In spite of the above concession to slavery, Aristotle by no means endorses it. It seems to me that Aristotle never abandons his belief that all men are basically the same, because they are members of the same species. A man is still a human being even when enslaved, and has the potential to be a friend and freeman. Indirectly, Aristotle hints that abolition of slavery is most likely to happen in a democracy. This point is addressed in the following passage from the Nicomachean Ethics:

For master and slave have nothing in common: a slave is a living tool, just as a tool is an inanimate slave. Therefore there can be no friendship with a slave as slave, though there can be as a human being: for there seems to be room for justice in the relations of every human being with every other that is capable of participating in law and contract, and hence friendship is possible with everyone as far as he is a human being. Hence even in tyrannies there is but little scope for friendship and justice between ruler and subjects; but there is most room for them in democracies, where the citizens being equal have many things in common. (N/HR, 1161b04-10)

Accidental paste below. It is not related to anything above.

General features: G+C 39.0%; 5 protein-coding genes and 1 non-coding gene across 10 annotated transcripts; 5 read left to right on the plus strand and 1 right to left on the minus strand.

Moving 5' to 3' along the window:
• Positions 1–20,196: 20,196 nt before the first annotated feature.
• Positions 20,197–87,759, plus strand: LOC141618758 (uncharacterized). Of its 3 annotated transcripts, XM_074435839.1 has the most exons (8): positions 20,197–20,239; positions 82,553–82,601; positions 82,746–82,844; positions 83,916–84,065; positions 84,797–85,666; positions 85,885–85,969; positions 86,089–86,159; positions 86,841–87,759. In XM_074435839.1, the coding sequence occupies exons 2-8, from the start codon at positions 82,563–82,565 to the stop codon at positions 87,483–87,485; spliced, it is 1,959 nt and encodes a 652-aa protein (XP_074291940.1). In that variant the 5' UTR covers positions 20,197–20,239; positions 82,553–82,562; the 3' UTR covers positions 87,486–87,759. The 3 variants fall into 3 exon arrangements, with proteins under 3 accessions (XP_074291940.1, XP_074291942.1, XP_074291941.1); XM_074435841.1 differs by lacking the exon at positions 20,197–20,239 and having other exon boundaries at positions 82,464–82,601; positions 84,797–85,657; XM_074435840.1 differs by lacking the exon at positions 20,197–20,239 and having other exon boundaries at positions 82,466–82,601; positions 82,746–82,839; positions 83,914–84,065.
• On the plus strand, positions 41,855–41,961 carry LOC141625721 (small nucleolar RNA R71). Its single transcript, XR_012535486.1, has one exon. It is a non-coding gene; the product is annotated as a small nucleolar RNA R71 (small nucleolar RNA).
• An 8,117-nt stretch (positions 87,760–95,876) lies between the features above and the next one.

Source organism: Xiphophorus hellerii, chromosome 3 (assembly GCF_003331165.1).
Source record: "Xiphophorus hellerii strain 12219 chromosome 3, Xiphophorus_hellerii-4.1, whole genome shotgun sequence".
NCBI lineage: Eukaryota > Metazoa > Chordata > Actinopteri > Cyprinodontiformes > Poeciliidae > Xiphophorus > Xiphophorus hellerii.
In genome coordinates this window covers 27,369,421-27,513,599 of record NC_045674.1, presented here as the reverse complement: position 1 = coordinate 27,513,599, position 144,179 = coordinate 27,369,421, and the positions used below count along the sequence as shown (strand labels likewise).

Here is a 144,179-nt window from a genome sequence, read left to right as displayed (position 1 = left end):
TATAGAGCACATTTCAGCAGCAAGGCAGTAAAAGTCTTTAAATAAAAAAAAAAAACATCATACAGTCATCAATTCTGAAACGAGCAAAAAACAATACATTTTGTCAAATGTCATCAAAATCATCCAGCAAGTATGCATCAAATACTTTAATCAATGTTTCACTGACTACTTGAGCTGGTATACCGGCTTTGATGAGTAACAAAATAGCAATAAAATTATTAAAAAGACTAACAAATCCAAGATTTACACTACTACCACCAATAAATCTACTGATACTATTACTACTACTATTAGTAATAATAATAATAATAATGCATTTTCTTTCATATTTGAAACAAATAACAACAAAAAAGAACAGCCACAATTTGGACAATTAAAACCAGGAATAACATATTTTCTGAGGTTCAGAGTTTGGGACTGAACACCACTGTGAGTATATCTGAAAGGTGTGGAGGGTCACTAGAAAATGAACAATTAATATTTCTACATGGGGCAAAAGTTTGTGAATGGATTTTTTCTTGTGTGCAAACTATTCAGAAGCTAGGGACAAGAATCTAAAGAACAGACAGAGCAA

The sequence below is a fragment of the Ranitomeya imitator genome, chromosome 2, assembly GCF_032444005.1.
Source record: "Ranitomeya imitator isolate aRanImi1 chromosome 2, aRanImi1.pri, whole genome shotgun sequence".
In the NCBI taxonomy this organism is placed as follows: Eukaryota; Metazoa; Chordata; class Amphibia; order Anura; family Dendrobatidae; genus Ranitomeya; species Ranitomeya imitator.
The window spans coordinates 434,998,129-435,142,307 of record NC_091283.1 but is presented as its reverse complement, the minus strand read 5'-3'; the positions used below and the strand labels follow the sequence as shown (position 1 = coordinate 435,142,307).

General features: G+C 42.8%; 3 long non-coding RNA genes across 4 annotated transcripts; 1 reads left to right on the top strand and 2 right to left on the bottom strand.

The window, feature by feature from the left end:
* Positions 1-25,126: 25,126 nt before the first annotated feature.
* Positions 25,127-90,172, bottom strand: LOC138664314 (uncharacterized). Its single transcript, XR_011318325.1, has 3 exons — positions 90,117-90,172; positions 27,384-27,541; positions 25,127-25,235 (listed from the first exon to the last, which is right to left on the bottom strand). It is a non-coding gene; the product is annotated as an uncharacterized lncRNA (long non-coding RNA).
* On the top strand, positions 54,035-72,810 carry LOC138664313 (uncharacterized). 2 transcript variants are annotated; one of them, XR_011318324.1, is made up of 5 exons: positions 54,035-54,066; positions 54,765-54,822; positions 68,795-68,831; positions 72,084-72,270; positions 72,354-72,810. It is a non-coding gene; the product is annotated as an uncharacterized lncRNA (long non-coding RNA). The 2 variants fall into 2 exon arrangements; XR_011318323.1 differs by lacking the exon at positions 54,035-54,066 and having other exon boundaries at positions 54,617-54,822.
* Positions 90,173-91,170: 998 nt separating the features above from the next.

I conclude my argument that Aristotle the ethicist and logician could not, in his heart of hearts, approve of slavery with this brief remark he made in Book VII of Politics:

. . . there is nothing grand or noble in having the use of a slave, in so far as he is a slave; . . . (P/BJ, 1325a25)

Aristotle is renowned for always exalting the grand and the noble. He is saying that those who own slaves and use them as slaves lack nobility of character.